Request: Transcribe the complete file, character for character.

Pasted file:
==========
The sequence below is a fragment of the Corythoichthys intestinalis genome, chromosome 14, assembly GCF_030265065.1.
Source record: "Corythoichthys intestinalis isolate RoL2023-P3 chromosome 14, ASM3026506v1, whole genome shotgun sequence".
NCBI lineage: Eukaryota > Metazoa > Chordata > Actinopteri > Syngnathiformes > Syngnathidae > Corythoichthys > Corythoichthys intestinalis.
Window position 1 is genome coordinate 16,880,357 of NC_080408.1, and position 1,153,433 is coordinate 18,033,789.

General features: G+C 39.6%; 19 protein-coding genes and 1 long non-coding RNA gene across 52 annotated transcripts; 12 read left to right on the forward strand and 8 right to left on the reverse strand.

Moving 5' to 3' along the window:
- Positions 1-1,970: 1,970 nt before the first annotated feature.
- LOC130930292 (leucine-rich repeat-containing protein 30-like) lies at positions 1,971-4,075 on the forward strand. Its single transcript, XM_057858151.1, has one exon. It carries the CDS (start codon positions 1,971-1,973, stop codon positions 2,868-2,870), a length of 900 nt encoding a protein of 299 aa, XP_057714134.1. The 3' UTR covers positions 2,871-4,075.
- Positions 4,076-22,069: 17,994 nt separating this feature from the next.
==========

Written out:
The sequence below is a fragment of the Corythoichthys intestinalis genome, chromosome 14, assembly GCF_030265065.1.
Source record: "Corythoichthys intestinalis isolate RoL2023-P3 chromosome 14, ASM3026506v1, whole genome shotgun sequence".
NCBI lineage: Eukaryota > Metazoa > Chordata > Actinopteri > Syngnathiformes > Syngnathidae > Corythoichthys > Corythoichthys intestinalis.
Window position 1 is genome coordinate 16,880,357 of NC_080408.1, and position 1,153,433 is coordinate 18,033,789.

General features: G+C 39.6%; 19 protein-coding genes and 1 long non-coding RNA gene across 52 annotated transcripts; 12 read left to right on the forward strand and 8 right to left on the reverse strand.

Moving 5' to 3' along the window:
- Positions 1-1,970: 1,970 nt before the first annotated feature.
- LOC130930292 (leucine-rich repeat-containing protein 30-like) lies at positions 1,971-4,075 on the forward strand. Its single transcript, XM_057858151.1, has one exon. It carries the CDS (start codon positions 1,971-1,973, stop codon positions 2,868-2,870), a length of 900 nt encoding a protein of 299 aa, XP_057714134.1. The 3' UTR covers positions 2,871-4,075.
- Positions 4,076-22,069: 17,994 nt separating this feature from the next.